A U.S. Supreme Court ruling has made sports betting legal across the country. That represents a victory for AGA, but it sees more challenges ahead.
On May 14, the U.S. Supreme Court struck down a 1992 federal law—the Professional and Amateur Sports Protection Act (PASPA)—that banned sports betting in nearly all states. For the American Gaming Association, which represents casinos, the decision marks a huge success after a lengthy advocacy effort. For the past four years, AGA has argued that legalized sports betting would be an economic boon in states that allowed it, and a burden lifted from law enforcement.
“You have to be a little bit of a broken record.”
Indeed, the group and its president and CEO, Geoff Freeman, pressed the matter so often that one gaming-industry publication likened AGA to a broken record. Freeman said he embraces that criticism, recalling a lesson he learned from political pundit Chris Matthews’ book Hardball. “He made a comment that when you’re sick and tired of saying something, then the media is hearing it for the first time,” he said. “I think that’s true not just of the media, that’s true of your own members, and that’s true of whomever your target audience might be. You have to be a little bit of a broken record. You have to be committed to the campaign that you want to run.”
AGA’s strategy for battling the ban started in 2014, the same year that New Jersey passed a law permitting sports betting at casinos and racetracks, following a 2011 referendum that was challenged by multiple sports leagues. As legal challenges to the law made their way through the courts, AGA began to coordinate with its members, law enforcement, and leagues, making the case that illegal betting drained potential revenues from the states and created gray and black betting markets that were connected to other illegal activities. While leagues have been the most resistant to legalized sports betting, they’ve softened their stance in recent years, and AGA argued that it has successfully made the case that legal betting can occur while preserving the integrity of the sports.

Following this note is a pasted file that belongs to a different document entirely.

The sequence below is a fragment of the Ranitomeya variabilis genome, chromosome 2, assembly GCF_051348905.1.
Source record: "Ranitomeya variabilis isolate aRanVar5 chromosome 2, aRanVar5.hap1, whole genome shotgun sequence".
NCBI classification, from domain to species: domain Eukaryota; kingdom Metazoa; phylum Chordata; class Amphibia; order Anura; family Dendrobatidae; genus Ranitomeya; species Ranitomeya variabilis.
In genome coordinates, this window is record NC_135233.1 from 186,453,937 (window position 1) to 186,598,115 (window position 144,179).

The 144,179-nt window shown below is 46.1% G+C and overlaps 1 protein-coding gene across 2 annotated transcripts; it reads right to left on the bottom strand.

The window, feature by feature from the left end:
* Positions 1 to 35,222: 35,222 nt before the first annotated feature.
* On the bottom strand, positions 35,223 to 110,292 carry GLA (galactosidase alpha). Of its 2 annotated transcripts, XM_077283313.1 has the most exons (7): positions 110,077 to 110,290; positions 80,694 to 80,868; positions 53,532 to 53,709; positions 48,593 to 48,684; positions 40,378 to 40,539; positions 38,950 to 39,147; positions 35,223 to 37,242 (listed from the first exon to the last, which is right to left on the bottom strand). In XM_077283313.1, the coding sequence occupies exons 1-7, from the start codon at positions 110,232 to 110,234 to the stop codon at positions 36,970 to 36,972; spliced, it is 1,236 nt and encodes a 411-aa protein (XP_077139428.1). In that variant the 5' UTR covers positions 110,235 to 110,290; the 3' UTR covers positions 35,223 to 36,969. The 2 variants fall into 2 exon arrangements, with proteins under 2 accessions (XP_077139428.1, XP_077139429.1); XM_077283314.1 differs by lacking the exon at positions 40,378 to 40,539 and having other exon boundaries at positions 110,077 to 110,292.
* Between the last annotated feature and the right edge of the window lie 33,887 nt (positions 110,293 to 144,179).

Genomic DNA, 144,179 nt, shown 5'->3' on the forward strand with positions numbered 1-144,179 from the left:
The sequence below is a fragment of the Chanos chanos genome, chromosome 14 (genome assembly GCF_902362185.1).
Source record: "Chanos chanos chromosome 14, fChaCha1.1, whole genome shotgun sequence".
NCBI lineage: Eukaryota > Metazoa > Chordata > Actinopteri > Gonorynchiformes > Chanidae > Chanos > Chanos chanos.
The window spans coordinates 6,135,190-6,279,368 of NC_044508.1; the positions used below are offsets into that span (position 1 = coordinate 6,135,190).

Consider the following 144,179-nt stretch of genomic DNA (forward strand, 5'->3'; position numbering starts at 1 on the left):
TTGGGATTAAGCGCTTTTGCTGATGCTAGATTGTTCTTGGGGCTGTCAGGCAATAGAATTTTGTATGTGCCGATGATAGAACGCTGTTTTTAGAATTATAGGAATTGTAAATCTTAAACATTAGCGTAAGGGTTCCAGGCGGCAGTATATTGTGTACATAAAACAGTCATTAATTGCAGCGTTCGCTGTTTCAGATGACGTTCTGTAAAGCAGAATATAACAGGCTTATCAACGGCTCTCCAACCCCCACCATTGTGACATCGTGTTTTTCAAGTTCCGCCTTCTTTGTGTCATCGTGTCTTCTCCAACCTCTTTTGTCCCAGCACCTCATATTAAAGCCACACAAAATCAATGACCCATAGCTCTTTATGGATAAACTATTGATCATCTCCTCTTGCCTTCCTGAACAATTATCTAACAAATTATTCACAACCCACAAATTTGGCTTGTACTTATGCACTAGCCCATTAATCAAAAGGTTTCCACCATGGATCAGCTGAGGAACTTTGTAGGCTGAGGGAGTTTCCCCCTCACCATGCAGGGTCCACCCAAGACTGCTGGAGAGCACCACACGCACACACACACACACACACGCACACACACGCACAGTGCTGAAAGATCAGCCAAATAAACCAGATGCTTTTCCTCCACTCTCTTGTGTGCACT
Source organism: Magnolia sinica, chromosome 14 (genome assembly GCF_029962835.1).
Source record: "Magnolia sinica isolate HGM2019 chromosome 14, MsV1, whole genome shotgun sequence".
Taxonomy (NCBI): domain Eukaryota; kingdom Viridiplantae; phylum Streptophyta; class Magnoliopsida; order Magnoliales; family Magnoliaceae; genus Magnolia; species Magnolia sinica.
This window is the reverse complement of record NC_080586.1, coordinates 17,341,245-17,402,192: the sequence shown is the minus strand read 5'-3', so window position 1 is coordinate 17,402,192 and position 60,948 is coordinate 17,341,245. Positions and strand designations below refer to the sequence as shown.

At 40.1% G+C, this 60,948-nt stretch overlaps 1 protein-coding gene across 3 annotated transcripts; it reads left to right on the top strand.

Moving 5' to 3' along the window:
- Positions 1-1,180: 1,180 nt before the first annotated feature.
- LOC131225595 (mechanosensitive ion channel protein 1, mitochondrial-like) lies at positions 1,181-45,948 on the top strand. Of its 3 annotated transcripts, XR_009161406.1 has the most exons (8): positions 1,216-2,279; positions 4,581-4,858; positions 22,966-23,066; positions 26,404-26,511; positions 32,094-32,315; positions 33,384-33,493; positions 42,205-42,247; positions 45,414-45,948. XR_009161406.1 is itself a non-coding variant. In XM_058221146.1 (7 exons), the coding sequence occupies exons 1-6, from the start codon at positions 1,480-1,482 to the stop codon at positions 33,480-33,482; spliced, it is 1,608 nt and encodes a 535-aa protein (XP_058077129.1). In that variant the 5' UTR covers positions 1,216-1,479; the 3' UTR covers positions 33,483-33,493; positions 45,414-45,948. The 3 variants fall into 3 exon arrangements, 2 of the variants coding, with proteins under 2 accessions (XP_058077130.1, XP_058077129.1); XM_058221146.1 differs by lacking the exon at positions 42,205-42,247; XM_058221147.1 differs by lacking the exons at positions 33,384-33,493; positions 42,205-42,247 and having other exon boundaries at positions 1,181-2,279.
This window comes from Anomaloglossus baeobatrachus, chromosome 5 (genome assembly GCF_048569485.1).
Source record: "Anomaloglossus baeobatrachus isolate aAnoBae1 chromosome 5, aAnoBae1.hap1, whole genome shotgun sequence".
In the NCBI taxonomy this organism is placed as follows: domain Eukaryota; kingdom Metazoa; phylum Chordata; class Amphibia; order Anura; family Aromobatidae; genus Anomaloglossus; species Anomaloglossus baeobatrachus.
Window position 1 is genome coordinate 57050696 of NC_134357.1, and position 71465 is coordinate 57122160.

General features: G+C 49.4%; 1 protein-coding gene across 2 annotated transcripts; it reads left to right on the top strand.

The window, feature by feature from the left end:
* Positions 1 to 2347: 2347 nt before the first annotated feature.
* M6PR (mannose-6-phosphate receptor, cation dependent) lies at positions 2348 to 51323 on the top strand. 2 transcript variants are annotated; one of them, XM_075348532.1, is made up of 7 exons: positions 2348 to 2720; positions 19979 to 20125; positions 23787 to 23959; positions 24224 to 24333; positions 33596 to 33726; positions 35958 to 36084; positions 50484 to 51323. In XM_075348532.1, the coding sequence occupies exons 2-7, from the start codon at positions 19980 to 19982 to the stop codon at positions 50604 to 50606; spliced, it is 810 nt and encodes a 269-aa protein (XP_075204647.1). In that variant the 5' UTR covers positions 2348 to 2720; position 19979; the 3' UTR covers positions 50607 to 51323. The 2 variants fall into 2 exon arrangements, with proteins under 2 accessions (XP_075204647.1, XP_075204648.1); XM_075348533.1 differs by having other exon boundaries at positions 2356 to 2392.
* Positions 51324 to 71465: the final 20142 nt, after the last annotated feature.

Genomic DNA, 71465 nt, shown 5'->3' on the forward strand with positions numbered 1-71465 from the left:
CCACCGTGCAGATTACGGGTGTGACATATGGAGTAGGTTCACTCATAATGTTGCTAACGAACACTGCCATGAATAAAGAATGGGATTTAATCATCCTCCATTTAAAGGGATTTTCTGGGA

“Even the professional sports leagues that pushed for PASPA have now embraced a legal sports betting environment to help drive fan engagement and diminish the risk to game integrity posed by the illegal market,” Freeman wrote in a letter to Congress following the Supreme Court ruling.
That letter shows that AGA still has work to do despite a sizable advocacy victory. Its next steps will be to encourage Congress to leave any regulatory matters regarding sports betting to the states. To that end, it’s shifted its advocacy staffing. “We’ve just brought on a new head of state affairs, which is something AGA had never had before,” he said. “This was an organization built to focus on Congress. We are now getting more active in the states, and I see that as a great resource to the industry.”
As AGA continues to communicate with Congress, states, and leagues, Freeman said the Supreme Court ruling is evidence that its persistence has paid off.
“I see a lot of great associations that launch what seem to be really interesting new initiatives, and then they move onto the next one without perhaps getting every ounce of value they can from the existing initiative,” he said. “We’ve been focused on this since 2014. We’ve been relentless in talking about the failings of the federal ban on sports betting. I think that that focus has been a critical part of our success here.”